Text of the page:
When you look at what LEDs offer, it won't be hard to understand the reason that most Indian households have embraced this technology. Besides much more operational working hours, LEDs are far more energy efficient than Indian CFL and tungsten counterparts.
Ever since PM Modi took over the reins of the country, he had a clear idea regarding the energy situation in the country. Village electrification was one of his biggest agendas upon election, which actually led even India's countryside accepting LED bulbs. The EESL (Energy Efficiency Services Limited) has had a huge part to play.
Apart from offering LED bulbs at a much lower cost to the Indian populace,the State owned organization has launched a number of key initiatives to make LED bulbs a mainstream in Indian households. Some of these initiatives include:
The scheme was announced as "Domestic Efficient Lighting Programme (DELP)" in January 2015 and later renamed Unnat Jyoti by Affordable LEDs for All (UJALA). It urged the people to use LED bulbs in place of incandescent bulbs,tube lights and CFL bulbs as they are more efficient, long lasting and economical in their life cycle duration.The scheme aims to light up every household with LED bulbs, tubelights and 5-star ceiling fans. More than 25 crore households across the country have benefited from this scheme.
Under Street Lighting National Programme (SLNP), EESL seeks to install LED streetlights across the country. As of today, the project is implemented across 23 states and Union Territories. More 21 lakh LED streetlights had been installed across the country till April.
When you look at it, the agenda to promote LED lights is not only a sign of embracing newer technology. It signifies something far more important and crucial for India's growth aspirations too. India has always been a power hungry nation largely due to its large population, and yet, somehow, the country has always been in the midst of a power crisis. With an annual power shortfall of about 4 per cent, India need come out of this ongoing power crisis if it expects to cement its place among the strongest economies of the world.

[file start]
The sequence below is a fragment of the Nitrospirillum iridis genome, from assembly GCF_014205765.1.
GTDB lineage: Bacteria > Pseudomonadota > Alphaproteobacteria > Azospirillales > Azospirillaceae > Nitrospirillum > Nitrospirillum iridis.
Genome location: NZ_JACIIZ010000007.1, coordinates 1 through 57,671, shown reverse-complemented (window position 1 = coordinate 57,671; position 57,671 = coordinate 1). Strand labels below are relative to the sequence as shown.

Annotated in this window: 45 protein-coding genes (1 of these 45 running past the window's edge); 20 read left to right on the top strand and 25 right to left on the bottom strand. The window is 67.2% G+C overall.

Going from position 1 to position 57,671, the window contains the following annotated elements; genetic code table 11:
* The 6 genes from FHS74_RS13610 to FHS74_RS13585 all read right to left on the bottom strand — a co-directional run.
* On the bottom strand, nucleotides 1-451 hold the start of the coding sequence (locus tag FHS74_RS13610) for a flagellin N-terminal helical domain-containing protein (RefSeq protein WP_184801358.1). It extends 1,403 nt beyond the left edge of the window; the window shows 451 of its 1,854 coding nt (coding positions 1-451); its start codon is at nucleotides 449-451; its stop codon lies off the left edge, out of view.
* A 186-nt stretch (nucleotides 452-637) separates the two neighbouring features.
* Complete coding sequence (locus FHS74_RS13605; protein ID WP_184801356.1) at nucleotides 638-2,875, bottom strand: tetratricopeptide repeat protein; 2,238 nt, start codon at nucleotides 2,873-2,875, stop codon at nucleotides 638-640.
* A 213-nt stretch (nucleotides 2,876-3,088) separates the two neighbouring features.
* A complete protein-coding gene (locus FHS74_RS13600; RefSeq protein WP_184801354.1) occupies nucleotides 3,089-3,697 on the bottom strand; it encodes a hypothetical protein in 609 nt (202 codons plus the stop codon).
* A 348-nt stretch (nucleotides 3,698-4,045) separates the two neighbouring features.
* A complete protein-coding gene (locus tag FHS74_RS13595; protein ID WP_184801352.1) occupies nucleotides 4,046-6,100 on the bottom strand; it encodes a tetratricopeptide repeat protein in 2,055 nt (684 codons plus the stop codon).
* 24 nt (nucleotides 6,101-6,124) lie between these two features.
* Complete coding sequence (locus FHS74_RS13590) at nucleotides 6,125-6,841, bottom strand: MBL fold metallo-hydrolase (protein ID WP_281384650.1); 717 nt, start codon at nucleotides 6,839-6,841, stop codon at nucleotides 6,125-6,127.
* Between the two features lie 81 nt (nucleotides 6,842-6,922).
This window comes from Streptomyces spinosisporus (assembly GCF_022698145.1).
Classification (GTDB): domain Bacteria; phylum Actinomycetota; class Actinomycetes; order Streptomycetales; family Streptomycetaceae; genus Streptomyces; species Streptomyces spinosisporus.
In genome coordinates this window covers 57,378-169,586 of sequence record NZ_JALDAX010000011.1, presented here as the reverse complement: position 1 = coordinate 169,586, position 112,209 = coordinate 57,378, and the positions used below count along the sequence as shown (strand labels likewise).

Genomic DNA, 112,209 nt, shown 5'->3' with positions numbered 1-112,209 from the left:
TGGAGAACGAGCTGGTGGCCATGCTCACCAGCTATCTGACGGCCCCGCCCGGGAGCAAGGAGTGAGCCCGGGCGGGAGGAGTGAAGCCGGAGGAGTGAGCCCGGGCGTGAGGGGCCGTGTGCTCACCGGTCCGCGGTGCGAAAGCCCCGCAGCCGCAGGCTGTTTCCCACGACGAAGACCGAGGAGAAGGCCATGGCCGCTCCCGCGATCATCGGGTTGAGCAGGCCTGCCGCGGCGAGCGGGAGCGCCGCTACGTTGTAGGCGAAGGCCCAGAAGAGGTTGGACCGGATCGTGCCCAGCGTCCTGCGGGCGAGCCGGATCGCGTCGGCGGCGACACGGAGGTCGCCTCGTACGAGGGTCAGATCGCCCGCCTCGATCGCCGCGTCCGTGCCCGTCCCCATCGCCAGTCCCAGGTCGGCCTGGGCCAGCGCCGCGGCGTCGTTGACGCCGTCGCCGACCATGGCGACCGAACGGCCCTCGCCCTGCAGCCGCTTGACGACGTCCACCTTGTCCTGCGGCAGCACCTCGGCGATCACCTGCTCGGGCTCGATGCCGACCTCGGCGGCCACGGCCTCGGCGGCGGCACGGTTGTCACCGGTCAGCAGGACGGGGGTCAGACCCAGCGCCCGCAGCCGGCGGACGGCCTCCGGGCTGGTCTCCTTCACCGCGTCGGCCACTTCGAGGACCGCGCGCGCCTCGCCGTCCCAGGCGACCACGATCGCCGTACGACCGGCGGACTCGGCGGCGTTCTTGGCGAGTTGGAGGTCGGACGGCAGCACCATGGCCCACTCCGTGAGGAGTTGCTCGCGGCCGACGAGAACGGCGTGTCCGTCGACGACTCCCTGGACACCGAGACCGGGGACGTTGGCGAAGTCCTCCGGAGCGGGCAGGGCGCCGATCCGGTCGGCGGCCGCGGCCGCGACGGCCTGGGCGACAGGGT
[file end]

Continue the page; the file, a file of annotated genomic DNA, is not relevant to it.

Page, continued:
This neatly puts us in place to understand that while LEDs have been embraced by India's industries and households, there are still certain challenges that the industry needs to address. For example, India are still dependent on Chinese imports for several component level ingredients in a LED bulb. The quality of the casings made in India is extremely low compared to Chinese imports. However, as things stand now, India is at a much better place than a few years ago.
Technology adoption and consumer price sensitization will contintue to be the key drivers of India's LED growth. With a successful convergence of India's politics and corporate,the LED industry will be expected to usher itself into a new dawn.
Source:Lighting up India: India’s LED Revolution,By ELE Times - January 3, 2019